Ending with a Bang
Eliza Helmers ’22 reflects on how her abnormal college experience has given her a new perspective as she enters her senior year.
When the pandemic hit in March of 2020, I thought that I had my life completely planned out – I had chosen my major, my extracurriculars and the career path I wanted to follow. Campus was a wonderfully hectic whirlwind of classes and friends, a Dartmouth bubble that felt cut off from the outside world. But my days were also stressful, dedicated to planning out my future rather than enjoying my present. This tension only increased when, during my sophomore winter, I began to hear news of an epidemic unfolding half a world away. Like many others, I felt an undercurrent of anxiety that started growing as case counts increased and the epidemic morphed into a pandemic. Even so, I was completely unprepared for the massive change in perspective that was coming my way. At the very end of the term, the pandemic reached Dartmouth, and I packed my bags for “five weeks of remote classes.”
As the reality of what was happening around me sank in, it felt as if life came to a halt. There was panic and confusion all around me, ranging from ransacked grocery store aisles to barricaded nursing homes. But as the new term started, I registered for four classes and threw myself into my work, ignoring my discontent — with scarcely a minute to reckon with these “unprecedented times.” The hours were passing strangely, stretching out, each day feeling like a week. But eventually, as spring of 2020 slowly turned into summer, I started to realize that I couldn’t continuously work and plan for the future when I no longer had any idea what the future was going to look like. I needed to focus more on the now.
And, as the pandemic dragged on and I missed my friends more and more, I came to another uncomfortable realization — I didn’t have any more time to spend just getting through things. I spent months pushing through each monotonous day, plugged in and checked out. As I look back on that time now, I feel a sense of loss — there were so many experiences that passed me by because of the lockdown and the pandemic. There were moments when I felt like I blinked and missed a year and a half of my life, and I can’t ever get that time back. My Dartmouth experience has been transformed and dominated by COVID-19, which upended my plans and shattered my expectations. I felt robbed, losing everything from sophomore summer to new friendships while I was stuck in my bedroom at home. Now, as I reflect on these lost experiences, I recognize that life is inherently unpredictable, and I don’t have any more time to waste.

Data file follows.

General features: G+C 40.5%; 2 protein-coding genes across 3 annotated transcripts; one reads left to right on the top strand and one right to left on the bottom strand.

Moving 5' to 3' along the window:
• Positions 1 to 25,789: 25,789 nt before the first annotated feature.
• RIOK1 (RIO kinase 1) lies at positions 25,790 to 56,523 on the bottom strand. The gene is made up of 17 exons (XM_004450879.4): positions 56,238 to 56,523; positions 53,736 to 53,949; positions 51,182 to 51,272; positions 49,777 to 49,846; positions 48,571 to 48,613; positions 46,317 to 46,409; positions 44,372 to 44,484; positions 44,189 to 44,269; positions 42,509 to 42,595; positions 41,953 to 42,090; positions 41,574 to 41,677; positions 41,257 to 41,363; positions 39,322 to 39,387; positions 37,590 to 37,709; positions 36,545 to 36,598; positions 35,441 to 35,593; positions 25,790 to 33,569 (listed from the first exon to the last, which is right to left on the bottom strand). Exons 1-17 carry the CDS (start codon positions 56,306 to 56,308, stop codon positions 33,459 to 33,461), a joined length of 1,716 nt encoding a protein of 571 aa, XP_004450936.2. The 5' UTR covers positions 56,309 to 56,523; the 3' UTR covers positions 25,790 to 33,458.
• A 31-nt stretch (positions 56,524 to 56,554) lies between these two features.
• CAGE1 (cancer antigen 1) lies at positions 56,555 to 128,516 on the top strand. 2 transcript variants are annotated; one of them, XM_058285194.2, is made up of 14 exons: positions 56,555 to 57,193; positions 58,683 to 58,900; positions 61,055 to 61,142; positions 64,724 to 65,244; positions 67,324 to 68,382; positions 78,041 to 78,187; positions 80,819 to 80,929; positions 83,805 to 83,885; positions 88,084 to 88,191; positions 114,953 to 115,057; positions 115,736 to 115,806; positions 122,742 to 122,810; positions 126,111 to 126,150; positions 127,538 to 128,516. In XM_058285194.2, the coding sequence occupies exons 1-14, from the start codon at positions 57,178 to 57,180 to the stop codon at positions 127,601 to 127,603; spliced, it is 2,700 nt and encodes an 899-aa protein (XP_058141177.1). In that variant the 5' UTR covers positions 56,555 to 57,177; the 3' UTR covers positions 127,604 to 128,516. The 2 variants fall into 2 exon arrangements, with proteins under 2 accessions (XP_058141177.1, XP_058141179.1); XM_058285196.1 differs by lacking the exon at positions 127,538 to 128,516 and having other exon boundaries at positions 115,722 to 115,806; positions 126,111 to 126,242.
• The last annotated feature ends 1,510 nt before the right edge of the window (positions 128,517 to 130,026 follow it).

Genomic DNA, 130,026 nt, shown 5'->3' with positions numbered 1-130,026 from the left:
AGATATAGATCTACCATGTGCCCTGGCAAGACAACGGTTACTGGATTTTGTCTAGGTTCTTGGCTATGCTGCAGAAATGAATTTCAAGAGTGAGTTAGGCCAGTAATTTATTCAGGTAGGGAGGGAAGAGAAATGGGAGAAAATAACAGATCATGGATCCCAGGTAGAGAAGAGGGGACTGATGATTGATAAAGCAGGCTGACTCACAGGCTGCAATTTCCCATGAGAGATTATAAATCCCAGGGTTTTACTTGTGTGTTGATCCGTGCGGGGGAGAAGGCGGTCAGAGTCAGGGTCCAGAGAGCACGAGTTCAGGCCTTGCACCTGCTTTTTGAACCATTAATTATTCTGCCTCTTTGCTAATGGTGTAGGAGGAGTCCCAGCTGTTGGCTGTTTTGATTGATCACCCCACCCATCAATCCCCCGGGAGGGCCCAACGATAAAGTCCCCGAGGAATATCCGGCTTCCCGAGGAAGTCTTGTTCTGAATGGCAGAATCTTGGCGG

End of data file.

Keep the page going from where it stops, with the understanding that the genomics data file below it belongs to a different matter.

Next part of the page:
This was a slow realization — one that came over a period of months and which was difficult to translate into actionable steps. I knew that I wanted to live more in the present and that I didn’t want to waste any more time, but how was I actually going to do that? My epiphany didn’t translate into instant contentment with my day-to-day life — it’s taken a lot of work for me to take a step back from being so future-focused and find ways to balance my days into something both sustainable and enjoyable. It’s been an ongoing, conscious process, but one that does eventually yield results, and when I look around now, I like every day on campus better than I did before I left nearly two years ago.
During this past spring, when I was able to live with my friends off campus, I came to the last part of my dawning realization: I’m done planning and preparing for a future that is more focused on safety and stability than on happiness and genuine passion. While this left me feeling afraid, like it was too late to divert myself off the beaten path, I had to shake off that fear — because although I can’t go back, I can go forward. I can stop wasting time, work every day to be happy right now and act intentionally to build myself a fulfilling future. And so, I made a commitment to myself — to try and go through my senior year pursuing things that bring me excitement.
Looking around campus during the first couple days of the term, I see so many opportunities for that. Whether it’s long walks around Occom Pond soaking in the sun (while it lasts), spontaneous game nights spent laughing with my friends or napping on the Green as the leaves change, I need to enjoy the little things that are happening all around me. I have no idea how this term will go: maybe the reopening of campus life will go smoothly, or we may soon be back in quarantine. But either way, what I can do right now is take advantage of all of the good things that senior year has to offer, however long it lasts.
Through all the change, all the uncertainty and all the fear, I have emerged committed to living in the here and now and pursuing the things that make me enjoy my life. And as a senior, when I look back at my time at Dartmouth, I can see that my priorities and plans are so different from what they were before I left campus. And while it’s scary to completely veer from the path I had once imagined for my future, it’s also the most liberated I have ever felt. So, for anyone who might want a piece of advice, I have this: Stick with what you love to do and don’t take a single day for granted. And be open to change, because no matter how much we may want to avoid it, it’s coming. Try and embrace it.